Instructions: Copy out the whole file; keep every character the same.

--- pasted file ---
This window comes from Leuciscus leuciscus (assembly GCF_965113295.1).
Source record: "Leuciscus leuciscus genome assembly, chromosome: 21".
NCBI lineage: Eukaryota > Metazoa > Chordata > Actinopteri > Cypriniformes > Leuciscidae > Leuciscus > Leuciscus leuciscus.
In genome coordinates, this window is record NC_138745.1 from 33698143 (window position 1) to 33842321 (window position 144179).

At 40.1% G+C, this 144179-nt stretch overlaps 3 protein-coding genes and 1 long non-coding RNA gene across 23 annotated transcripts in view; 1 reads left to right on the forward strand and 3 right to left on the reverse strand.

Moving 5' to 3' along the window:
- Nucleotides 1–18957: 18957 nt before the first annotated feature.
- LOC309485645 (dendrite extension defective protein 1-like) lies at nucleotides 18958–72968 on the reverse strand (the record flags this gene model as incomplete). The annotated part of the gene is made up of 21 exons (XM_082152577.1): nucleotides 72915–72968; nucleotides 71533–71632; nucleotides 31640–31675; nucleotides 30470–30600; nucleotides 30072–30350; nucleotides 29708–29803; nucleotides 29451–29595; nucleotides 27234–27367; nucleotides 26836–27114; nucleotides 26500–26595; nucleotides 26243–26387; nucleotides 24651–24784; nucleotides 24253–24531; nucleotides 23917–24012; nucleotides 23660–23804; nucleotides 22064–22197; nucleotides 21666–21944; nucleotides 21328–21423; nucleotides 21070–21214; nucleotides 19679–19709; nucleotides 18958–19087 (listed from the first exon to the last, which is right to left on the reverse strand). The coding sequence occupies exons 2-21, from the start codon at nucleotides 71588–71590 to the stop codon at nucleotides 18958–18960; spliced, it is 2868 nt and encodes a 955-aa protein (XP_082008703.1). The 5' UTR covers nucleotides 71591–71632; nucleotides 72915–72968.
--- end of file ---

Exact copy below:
This window comes from Leuciscus leuciscus (assembly GCF_965113295.1).
Source record: "Leuciscus leuciscus genome assembly, chromosome: 21".
NCBI lineage: Eukaryota > Metazoa > Chordata > Actinopteri > Cypriniformes > Leuciscidae > Leuciscus > Leuciscus leuciscus.
In genome coordinates, this window is record NC_138745.1 from 33698143 (window position 1) to 33842321 (window position 144179).

At 40.1% G+C, this 144179-nt stretch overlaps 3 protein-coding genes and 1 long non-coding RNA gene across 23 annotated transcripts in view; 1 reads left to right on the forward strand and 3 right to left on the reverse strand.

Moving 5' to 3' along the window:
- Nucleotides 1–18957: 18957 nt before the first annotated feature.
- LOC309485645 (dendrite extension defective protein 1-like) lies at nucleotides 18958–72968 on the reverse strand (the record flags this gene model as incomplete). The annotated part of the gene is made up of 21 exons (XM_082152577.1): nucleotides 72915–72968; nucleotides 71533–71632; nucleotides 31640–31675; nucleotides 30470–30600; nucleotides 30072–30350; nucleotides 29708–29803; nucleotides 29451–29595; nucleotides 27234–27367; nucleotides 26836–27114; nucleotides 26500–26595; nucleotides 26243–26387; nucleotides 24651–24784; nucleotides 24253–24531; nucleotides 23917–24012; nucleotides 23660–23804; nucleotides 22064–22197; nucleotides 21666–21944; nucleotides 21328–21423; nucleotides 21070–21214; nucleotides 19679–19709; nucleotides 18958–19087 (listed from the first exon to the last, which is right to left on the reverse strand). The coding sequence occupies exons 2-21, from the start codon at nucleotides 71588–71590 to the stop codon at nucleotides 18958–18960; spliced, it is 2868 nt and encodes a 955-aa protein (XP_082008703.1). The 5' UTR covers nucleotides 71591–71632; nucleotides 72915–72968.